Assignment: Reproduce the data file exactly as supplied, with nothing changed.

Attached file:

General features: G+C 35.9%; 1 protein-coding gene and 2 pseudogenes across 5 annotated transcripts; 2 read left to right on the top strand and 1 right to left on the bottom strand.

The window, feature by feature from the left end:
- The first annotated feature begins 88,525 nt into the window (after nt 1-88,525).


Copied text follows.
General features: G+C 35.9%; 1 protein-coding gene and 2 pseudogenes across 5 annotated transcripts; 2 read left to right on the top strand and 1 right to left on the bottom strand.

The window, feature by feature from the left end:
- The first annotated feature begins 88,525 nt into the window (after nt 1-88,525).